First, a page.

The following is a brief overview of some of the data collected during Phase 2 of our 2010-2011 study.
Today is the official launch of EdReach.us, the educational media network, a collaboration by educators from all over the United States.
Do we really need another Educational blog? There are so many others out there- aren’t there enough?
Well, that is true, there are a lot of voices out there. So many voices. So many, it seems that it’s getting harder and harder to hear them, harder to cut through the volume and rate of information, harder to even keep up with well-known colleagues, and harder to be heard.
EdReach.us aims to cut through this.
The EdReach Educational Media Network (EdReach.us) aims to gather these voices together, and create one stream of educational news, blogs, commentary, and interactive media that highlights the innovation, highlights the ideas, highlights the cutting-edge best practices that are happening in the world’s schools every day. Read the rest of this entry…
I’m trying to find the simplest way to produce an audio only file from the Screenflow file of a Skype conference call. Right now, I grab the screencast, which is usually 2 tracks; Screen/computer audio and the audio only of my USB mic. From there, I level out the 2 audio tracks and export as a .mov file. I then open the .mov in Quicktime 7 and export SOUND to AIFF, which gives me an .aif file. Then I import the .aif into GarageBand and then export as a .m4a file.
This seems all convoluted…is there an easier way? In the end, I can’t even find where I can export to a .mp3 file. Your suggestions would be appreciated. Thanks!
The IEAR community is happy to announce the opening of nominations for the 1st Annual IEAR App Awards. We are looking for community input as we seek to identify the appsolutely best apps in the following categories: Read the rest of this entry…
I’m pleased to announce that I Education Apps Review has been nominated for a 2010 Edublog Award in the Best Group Blog category. All votes must be cast by noon Eastern, December 14. Winners will be announced shortly after. I’d encourage you to spend some time checking out the lists. Make sure to vote for your favorites!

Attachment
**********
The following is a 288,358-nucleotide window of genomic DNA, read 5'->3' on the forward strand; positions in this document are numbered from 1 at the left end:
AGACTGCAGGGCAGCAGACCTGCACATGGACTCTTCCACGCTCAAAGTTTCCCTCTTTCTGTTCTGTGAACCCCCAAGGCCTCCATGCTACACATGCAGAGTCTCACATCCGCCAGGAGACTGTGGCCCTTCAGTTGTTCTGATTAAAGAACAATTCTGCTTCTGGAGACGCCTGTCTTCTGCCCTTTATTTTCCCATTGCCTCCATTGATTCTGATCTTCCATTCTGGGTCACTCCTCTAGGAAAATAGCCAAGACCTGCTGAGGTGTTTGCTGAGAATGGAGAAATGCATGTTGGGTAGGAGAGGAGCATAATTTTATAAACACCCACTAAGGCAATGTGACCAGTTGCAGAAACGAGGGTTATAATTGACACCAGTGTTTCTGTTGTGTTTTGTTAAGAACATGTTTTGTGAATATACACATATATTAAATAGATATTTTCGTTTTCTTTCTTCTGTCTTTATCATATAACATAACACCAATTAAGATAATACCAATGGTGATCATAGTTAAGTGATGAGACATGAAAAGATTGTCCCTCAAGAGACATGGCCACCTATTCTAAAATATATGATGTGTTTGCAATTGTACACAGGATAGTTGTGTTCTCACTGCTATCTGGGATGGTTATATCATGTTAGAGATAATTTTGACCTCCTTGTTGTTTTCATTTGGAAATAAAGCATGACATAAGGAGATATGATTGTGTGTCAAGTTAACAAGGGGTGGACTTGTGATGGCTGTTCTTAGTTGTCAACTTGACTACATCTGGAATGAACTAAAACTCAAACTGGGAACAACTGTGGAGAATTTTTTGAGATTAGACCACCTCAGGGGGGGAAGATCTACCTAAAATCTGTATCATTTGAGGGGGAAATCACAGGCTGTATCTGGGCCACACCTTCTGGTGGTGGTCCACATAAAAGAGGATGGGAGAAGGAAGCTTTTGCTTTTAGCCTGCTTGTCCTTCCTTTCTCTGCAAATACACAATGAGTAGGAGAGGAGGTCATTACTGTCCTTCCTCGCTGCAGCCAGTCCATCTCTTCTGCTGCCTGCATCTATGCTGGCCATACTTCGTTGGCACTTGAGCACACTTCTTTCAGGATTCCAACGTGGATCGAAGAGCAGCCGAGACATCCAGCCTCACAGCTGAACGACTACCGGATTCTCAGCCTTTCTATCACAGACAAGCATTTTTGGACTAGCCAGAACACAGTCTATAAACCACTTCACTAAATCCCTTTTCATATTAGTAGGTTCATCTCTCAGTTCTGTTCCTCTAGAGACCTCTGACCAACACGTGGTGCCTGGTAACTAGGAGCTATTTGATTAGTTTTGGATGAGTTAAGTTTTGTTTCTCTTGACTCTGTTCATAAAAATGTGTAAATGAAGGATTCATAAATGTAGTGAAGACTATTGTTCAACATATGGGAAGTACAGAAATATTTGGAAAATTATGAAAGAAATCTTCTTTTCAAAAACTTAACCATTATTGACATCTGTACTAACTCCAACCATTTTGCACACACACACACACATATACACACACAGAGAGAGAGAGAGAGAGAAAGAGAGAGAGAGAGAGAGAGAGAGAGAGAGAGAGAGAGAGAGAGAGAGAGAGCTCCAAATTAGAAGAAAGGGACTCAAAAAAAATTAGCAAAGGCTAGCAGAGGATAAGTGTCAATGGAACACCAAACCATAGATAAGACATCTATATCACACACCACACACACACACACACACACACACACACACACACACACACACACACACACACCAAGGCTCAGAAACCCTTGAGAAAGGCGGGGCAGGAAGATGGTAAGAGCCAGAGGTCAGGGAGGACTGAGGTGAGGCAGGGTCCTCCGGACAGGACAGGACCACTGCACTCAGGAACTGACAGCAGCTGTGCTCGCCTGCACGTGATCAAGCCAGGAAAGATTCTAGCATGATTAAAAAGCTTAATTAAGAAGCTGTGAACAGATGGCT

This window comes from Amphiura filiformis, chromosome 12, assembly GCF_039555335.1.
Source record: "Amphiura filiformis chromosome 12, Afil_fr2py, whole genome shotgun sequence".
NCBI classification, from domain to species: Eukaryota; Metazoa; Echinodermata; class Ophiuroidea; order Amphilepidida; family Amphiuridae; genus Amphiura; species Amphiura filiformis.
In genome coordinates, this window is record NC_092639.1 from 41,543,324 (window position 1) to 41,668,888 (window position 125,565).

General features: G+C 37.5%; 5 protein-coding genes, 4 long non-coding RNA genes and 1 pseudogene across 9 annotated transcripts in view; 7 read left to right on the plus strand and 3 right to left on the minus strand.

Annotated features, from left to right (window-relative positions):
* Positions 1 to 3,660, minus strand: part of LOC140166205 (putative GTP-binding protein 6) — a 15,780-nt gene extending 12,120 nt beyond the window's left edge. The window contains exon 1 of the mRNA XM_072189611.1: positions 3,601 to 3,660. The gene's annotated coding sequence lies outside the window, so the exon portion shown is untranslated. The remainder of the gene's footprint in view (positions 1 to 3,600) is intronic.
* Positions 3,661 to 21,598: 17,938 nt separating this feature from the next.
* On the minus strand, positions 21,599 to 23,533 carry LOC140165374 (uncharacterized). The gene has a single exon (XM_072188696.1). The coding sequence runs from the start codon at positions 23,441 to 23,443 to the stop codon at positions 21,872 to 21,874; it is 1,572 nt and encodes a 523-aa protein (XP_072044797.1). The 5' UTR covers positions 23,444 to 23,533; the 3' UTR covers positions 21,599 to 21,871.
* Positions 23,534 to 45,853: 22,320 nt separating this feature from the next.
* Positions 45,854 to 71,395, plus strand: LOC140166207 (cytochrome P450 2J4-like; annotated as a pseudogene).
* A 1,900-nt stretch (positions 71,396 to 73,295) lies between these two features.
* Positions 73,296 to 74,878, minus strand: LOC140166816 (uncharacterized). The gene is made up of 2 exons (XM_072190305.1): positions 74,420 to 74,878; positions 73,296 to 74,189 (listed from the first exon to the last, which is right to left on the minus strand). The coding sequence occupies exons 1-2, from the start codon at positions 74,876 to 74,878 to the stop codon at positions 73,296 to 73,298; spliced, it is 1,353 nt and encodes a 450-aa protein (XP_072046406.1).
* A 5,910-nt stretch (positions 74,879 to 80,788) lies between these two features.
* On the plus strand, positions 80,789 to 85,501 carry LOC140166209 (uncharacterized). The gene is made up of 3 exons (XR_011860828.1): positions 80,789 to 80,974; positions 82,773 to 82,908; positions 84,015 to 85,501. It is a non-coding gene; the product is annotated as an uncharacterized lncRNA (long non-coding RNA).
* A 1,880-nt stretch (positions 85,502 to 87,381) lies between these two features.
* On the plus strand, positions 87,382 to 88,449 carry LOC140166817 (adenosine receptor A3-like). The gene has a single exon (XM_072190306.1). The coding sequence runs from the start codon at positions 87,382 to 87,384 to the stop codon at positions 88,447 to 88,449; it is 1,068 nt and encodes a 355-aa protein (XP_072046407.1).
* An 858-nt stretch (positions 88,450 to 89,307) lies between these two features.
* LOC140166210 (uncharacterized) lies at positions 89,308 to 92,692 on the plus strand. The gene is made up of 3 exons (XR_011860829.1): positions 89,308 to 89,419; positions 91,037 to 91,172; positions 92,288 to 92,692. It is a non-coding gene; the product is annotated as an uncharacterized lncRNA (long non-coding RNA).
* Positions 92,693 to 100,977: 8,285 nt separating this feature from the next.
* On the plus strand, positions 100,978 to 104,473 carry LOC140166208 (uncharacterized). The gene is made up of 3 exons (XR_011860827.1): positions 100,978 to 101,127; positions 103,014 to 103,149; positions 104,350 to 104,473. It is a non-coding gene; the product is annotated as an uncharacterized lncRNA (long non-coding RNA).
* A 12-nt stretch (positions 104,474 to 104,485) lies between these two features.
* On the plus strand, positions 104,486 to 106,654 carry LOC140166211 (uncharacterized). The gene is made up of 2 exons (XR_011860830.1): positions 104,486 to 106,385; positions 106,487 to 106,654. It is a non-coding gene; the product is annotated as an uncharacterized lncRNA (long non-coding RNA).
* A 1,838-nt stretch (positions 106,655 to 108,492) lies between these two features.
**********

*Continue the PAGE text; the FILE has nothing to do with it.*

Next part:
While I can take very little credit in the success of our community to date, I am proud to be a part of such a wonderful group of educators. It really is the work of the community that has built IEAR into what it is and I’d like to take this opportunity to thank the tireless work of all those involved in the blog. A special thanks to Scott Meech, who had the vision for what was and is IEAR.
Every year in October I’m faced with the same dilemma; pulling together a costume for some type of Halloween related party or event. I know there are tons of commercial costumes available at the stores and online, but between the cost, and lack of imagination, and the fact you end up with a half dozen people all looking the same at a party, I often like to go the homemade route. This year I decided to go with a homemade iPod Touch costume.
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Fresh off a 12 day trip to Europe where my research team presented a paper at the SSSR 2010 Conference, I wanted to share the different iPad apps I traveled with. I loaded the device with a variety of apps and media that I hoped would allow me to be productive during the trip. It was my hope to use the iPad the entire time in place of the MacBook Air I normally rely on during travel. In the interest of full disclosure, I did have the Air with me. (Hey, you ALWAYS need to have a back-up plan!) Also important to note, while I did use a 3G model during the trip, the AT&T data service is not accessible in Europe, which limited the availability of some apps at certain times.
My iPad strategy for this trip was to use the iPad for both Creation and Consumption purposes. I really wanted to try to be productive during the 6-7 hours of both flights, not just spend the time watching movies and listening to music. I also wanted to diligently eliminate all that paper-based clutter (and weight) from my satchel, i.e., take text files with me rather than carry books, magazines, paper copies of articles and printed PDFs.
I’ve created a Google spreadsheet to share direct links to the iTunes App Store of all the apps I will share. The spreadsheet also includes a brief overview of the ways I find myself using each app and the cost of the app. This time around, I really tried to keep things free, but I did decide to try a few Paid apps. Currently, I have around $12 – $15 invested in the apps that will be showcasing. This post, we’ll focus on the apps I targeted for CONTENT CREATION.